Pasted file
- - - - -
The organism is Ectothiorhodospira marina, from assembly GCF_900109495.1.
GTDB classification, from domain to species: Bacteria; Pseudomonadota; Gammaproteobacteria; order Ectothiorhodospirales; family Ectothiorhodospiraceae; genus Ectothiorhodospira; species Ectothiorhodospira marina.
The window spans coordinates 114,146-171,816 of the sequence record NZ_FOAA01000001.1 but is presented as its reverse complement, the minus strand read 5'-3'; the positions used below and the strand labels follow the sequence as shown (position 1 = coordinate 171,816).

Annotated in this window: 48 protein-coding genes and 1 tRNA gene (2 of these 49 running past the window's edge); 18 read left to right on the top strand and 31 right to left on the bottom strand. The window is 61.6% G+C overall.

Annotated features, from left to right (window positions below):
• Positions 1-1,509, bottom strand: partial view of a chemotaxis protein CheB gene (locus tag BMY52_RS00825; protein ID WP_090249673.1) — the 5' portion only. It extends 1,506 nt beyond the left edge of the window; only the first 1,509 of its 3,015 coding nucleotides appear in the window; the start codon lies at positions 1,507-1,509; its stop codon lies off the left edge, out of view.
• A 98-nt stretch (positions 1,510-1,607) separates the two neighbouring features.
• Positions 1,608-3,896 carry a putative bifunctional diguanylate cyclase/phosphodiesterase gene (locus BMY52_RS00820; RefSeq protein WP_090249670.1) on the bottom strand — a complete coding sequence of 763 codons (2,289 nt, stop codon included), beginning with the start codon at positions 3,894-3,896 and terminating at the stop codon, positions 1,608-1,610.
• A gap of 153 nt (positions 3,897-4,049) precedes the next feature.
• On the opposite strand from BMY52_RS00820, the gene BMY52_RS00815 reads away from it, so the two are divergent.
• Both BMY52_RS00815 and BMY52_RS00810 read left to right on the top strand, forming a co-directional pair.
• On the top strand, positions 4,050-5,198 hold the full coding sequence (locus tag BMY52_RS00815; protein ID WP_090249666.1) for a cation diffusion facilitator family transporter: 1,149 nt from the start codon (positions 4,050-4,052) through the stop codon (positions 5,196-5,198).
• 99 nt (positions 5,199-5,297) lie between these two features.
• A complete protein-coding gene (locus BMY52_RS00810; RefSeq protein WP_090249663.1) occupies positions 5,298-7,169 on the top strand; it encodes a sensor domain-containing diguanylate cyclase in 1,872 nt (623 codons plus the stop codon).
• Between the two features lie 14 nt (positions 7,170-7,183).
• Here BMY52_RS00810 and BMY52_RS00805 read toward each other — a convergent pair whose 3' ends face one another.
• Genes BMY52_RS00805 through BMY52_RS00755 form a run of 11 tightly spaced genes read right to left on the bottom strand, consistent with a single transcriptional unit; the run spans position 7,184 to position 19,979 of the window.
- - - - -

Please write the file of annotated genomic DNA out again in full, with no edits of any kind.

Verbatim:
The organism is Ectothiorhodospira marina, from assembly GCF_900109495.1.
GTDB classification, from domain to species: Bacteria; Pseudomonadota; Gammaproteobacteria; order Ectothiorhodospirales; family Ectothiorhodospiraceae; genus Ectothiorhodospira; species Ectothiorhodospira marina.
The window spans coordinates 114,146-171,816 of the sequence record NZ_FOAA01000001.1 but is presented as its reverse complement, the minus strand read 5'-3'; the positions used below and the strand labels follow the sequence as shown (position 1 = coordinate 171,816).

Annotated in this window: 48 protein-coding genes and 1 tRNA gene (2 of these 49 running past the window's edge); 18 read left to right on the top strand and 31 right to left on the bottom strand. The window is 61.6% G+C overall.

Annotated features, from left to right (window positions below):
• Positions 1-1,509, bottom strand: partial view of a chemotaxis protein CheB gene (locus tag BMY52_RS00825; protein ID WP_090249673.1) — the 5' portion only. It extends 1,506 nt beyond the left edge of the window; only the first 1,509 of its 3,015 coding nucleotides appear in the window; the start codon lies at positions 1,507-1,509; its stop codon lies off the left edge, out of view.
• A 98-nt stretch (positions 1,510-1,607) separates the two neighbouring features.
• Positions 1,608-3,896 carry a putative bifunctional diguanylate cyclase/phosphodiesterase gene (locus BMY52_RS00820; RefSeq protein WP_090249670.1) on the bottom strand — a complete coding sequence of 763 codons (2,289 nt, stop codon included), beginning with the start codon at positions 3,894-3,896 and terminating at the stop codon, positions 1,608-1,610.
• A gap of 153 nt (positions 3,897-4,049) precedes the next feature.
• On the opposite strand from BMY52_RS00820, the gene BMY52_RS00815 reads away from it, so the two are divergent.
• Both BMY52_RS00815 and BMY52_RS00810 read left to right on the top strand, forming a co-directional pair.
• On the top strand, positions 4,050-5,198 hold the full coding sequence (locus tag BMY52_RS00815; protein ID WP_090249666.1) for a cation diffusion facilitator family transporter: 1,149 nt from the start codon (positions 4,050-4,052) through the stop codon (positions 5,196-5,198).
• 99 nt (positions 5,199-5,297) lie between these two features.
• A complete protein-coding gene (locus BMY52_RS00810; RefSeq protein WP_090249663.1) occupies positions 5,298-7,169 on the top strand; it encodes a sensor domain-containing diguanylate cyclase in 1,872 nt (623 codons plus the stop codon).
• Between the two features lie 14 nt (positions 7,170-7,183).
• Here BMY52_RS00810 and BMY52_RS00805 read toward each other — a convergent pair whose 3' ends face one another.
• Genes BMY52_RS00805 through BMY52_RS00755 form a run of 11 tightly spaced genes read right to left on the bottom strand, consistent with a single transcriptional unit; the run spans position 7,184 to position 19,979 of the window.